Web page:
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[169] it, two hundred and sixty-five years ago, when an exploring party came hither, seeking a place for a fortified town which should be the seat of government. Deputy-governor Dudley was the ruling spirit in the choice of this place, and Johnson describes the plan in such quaint words as these: “At this time, those who were in place of civil government, having some additional pillars to underprop the building, began to think of a place of more safety in the eyes of man than the two frontier towns of Boston and Charlestown were, for the habitation of such as the Lord had prepared to govern this pilgrim people. Wherefore they rather made choice to enter further among the Indians than hazard the fury of malignant adversaries who in a rage might pursue them, and therefore chose a place situate on Charles River, between Charles Towne and Water Towne, where they erected a town called New Towne, now named Cambridge.” Governor Winthrop and Dudley had a “sharp controversy” over this, and Winthrop seems to have had no notion of coming here to live; but we can have no quarrel with him on that score to-day, as we look across to the gilded dome and reflect that it is in its right place.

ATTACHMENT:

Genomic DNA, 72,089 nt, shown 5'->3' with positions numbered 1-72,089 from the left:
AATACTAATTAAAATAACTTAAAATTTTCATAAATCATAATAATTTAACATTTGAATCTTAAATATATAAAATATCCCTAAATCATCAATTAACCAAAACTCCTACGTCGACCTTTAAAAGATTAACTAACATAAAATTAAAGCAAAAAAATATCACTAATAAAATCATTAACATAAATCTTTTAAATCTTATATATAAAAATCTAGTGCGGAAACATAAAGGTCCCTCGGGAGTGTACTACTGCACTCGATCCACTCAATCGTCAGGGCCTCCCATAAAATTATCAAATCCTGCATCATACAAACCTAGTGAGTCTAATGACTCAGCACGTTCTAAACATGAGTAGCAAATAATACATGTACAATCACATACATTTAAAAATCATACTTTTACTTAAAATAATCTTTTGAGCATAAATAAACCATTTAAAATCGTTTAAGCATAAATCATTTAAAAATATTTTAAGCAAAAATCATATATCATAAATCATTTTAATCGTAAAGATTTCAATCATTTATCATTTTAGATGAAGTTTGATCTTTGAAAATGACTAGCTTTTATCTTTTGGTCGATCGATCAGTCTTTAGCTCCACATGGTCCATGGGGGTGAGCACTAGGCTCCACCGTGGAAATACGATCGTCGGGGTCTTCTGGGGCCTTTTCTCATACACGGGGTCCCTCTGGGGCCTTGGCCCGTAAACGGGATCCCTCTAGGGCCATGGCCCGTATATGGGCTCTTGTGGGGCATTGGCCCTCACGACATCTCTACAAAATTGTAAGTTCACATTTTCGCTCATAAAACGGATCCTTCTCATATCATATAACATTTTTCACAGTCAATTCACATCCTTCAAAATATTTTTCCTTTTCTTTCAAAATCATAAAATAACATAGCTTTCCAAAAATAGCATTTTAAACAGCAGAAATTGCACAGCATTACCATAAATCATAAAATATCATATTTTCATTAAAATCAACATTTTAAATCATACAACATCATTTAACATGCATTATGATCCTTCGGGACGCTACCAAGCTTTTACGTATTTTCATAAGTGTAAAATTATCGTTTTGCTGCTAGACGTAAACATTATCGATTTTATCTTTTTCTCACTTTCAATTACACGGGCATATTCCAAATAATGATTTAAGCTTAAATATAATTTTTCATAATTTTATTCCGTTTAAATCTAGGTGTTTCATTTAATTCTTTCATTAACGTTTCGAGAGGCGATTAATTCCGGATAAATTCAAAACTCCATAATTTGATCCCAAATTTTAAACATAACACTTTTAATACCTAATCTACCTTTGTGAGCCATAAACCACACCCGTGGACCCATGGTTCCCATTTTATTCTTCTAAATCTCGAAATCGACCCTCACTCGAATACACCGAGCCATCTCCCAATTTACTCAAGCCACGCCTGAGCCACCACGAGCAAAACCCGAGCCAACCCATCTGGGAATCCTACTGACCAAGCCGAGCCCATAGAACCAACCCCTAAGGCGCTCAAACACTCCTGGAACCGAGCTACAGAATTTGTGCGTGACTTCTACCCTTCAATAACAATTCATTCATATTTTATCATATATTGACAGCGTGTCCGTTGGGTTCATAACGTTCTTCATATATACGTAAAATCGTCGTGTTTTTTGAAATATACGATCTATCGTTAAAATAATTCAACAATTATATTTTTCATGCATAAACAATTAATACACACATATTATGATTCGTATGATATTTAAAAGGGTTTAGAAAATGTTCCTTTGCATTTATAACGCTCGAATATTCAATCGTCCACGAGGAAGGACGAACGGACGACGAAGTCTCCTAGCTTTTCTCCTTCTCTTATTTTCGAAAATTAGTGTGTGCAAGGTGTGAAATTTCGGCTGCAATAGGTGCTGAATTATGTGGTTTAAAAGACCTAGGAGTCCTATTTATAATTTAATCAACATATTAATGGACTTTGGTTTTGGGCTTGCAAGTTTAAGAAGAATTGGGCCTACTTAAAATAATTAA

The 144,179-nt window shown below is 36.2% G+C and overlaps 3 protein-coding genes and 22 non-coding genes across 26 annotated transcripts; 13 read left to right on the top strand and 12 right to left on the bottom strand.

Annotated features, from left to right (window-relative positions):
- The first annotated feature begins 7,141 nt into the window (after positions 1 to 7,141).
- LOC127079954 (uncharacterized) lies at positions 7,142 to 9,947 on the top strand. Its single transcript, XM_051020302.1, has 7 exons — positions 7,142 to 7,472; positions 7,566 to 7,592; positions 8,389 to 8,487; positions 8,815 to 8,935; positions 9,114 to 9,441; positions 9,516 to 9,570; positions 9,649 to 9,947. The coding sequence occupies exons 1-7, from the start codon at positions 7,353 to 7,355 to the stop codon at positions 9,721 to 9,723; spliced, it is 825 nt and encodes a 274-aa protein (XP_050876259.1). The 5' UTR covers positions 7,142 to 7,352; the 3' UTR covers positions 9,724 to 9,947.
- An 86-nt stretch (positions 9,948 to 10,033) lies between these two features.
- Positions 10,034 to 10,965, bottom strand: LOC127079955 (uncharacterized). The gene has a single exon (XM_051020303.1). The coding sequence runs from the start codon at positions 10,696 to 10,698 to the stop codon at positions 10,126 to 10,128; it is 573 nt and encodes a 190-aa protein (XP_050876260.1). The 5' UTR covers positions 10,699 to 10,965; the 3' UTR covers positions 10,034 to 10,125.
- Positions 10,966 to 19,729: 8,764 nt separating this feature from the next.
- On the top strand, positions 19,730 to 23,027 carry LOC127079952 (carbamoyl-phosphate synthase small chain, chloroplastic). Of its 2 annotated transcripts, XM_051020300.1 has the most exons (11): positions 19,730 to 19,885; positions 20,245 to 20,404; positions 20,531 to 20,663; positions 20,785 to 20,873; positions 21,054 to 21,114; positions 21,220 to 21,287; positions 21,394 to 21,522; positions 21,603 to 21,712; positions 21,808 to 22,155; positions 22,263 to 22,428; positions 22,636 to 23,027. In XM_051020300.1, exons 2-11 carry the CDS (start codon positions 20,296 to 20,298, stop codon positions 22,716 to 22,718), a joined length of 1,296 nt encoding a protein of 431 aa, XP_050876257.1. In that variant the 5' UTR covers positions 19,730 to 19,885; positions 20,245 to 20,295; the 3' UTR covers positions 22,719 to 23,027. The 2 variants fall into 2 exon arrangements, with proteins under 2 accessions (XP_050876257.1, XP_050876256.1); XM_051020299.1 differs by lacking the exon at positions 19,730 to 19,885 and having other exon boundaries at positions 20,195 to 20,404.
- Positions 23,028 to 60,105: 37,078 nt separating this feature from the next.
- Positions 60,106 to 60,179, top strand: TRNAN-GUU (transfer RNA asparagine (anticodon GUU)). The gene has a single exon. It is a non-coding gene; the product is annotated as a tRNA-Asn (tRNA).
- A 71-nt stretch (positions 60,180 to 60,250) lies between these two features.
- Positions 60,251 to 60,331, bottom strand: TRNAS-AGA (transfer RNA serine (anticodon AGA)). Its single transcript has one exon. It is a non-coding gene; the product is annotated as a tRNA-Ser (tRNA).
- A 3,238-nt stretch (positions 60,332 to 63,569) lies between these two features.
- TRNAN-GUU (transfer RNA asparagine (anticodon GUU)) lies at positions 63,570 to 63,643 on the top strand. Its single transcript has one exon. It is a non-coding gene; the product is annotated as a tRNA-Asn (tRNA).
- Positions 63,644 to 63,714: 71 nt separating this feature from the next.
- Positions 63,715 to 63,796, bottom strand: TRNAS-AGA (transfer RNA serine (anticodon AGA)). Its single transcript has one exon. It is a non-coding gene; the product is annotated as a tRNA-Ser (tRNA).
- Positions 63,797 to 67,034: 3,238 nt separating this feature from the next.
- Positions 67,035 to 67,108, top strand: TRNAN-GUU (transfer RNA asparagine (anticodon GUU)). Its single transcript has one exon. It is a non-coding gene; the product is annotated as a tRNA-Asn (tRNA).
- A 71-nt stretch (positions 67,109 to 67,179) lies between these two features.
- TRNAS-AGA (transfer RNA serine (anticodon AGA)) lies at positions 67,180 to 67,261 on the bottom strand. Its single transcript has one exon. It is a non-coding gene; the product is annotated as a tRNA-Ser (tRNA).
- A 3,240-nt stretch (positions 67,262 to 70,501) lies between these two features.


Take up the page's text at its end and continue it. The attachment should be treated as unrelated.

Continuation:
There was a ferry at the foot of Dunster Street which served the colonists for twenty years before the Great Bridge was built. From the ferry a road led through Brookline and Roxbury into Boston, and whoever wished to take another route must make his way through Charlestown and across a ferry at Copp's Hill. That bridge cost a deal of money, and various expedients were adopted to aid Cambridge in her bearing of what was justly considered a heavy burden for the poor little town. Brighton, Newton, Lexington and Middlesex

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